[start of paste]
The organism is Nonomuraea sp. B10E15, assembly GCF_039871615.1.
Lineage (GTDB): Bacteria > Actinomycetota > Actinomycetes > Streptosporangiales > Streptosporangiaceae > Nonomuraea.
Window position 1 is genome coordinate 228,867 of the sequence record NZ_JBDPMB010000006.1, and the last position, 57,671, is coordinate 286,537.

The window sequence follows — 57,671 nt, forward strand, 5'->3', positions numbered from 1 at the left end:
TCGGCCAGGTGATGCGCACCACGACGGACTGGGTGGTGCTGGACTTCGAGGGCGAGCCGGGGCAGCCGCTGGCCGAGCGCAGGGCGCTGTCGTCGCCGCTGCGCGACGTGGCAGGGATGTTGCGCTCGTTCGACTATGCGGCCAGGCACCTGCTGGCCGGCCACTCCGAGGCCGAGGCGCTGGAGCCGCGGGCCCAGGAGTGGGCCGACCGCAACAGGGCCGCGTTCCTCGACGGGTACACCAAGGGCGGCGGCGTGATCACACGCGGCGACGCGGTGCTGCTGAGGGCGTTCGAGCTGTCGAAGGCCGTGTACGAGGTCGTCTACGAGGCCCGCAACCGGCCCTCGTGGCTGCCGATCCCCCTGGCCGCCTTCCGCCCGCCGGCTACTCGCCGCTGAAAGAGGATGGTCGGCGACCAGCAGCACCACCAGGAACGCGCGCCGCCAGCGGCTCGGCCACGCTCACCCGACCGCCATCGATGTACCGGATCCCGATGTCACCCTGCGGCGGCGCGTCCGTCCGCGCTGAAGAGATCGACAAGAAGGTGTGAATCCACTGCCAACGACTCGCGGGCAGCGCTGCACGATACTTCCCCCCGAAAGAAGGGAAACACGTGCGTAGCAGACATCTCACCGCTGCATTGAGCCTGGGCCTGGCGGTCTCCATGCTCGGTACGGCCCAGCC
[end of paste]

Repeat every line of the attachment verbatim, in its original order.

The organism is Nonomuraea sp. B10E15, assembly GCF_039871615.1.
Lineage (GTDB): Bacteria > Actinomycetota > Actinomycetes > Streptosporangiales > Streptosporangiaceae > Nonomuraea.
Window position 1 is genome coordinate 228,867 of the sequence record NZ_JBDPMB010000006.1, and the last position, 57,671, is coordinate 286,537.

The window sequence follows — 57,671 nt, forward strand, 5'->3', positions numbered from 1 at the left end:
TCGGCCAGGTGATGCGCACCACGACGGACTGGGTGGTGCTGGACTTCGAGGGCGAGCCGGGGCAGCCGCTGGCCGAGCGCAGGGCGCTGTCGTCGCCGCTGCGCGACGTGGCAGGGATGTTGCGCTCGTTCGACTATGCGGCCAGGCACCTGCTGGCCGGCCACTCCGAGGCCGAGGCGCTGGAGCCGCGGGCCCAGGAGTGGGCCGACCGCAACAGGGCCGCGTTCCTCGACGGGTACACCAAGGGCGGCGGCGTGATCACACGCGGCGACGCGGTGCTGCTGAGGGCGTTCGAGCTGTCGAAGGCCGTGTACGAGGTCGTCTACGAGGCCCGCAACCGGCCCTCGTGGCTGCCGATCCCCCTGGCCGCCTTCCGCCCGCCGGCTACTCGCCGCTGAAAGAGGATGGTCGGCGACCAGCAGCACCACCAGGAACGCGCGCCGCCAGCGGCTCGGCCACGCTCACCCGACCGCCATCGATGTACCGGATCCCGATGTCACCCTGCGGCGGCGCGTCCGTCCGCGCTGAAGAGATCGACAAGAAGGTGTGAATCCACTGCCAACGACTCGCGGGCAGCGCTGCACGATACTTCCCCCCGAAAGAAGGGAAACACGTGCGTAGCAGACATCTCACCGCTGCATTGAGCCTGGGCCTGGCGGTCTCCATGCTCGGTACGGCCCAGCC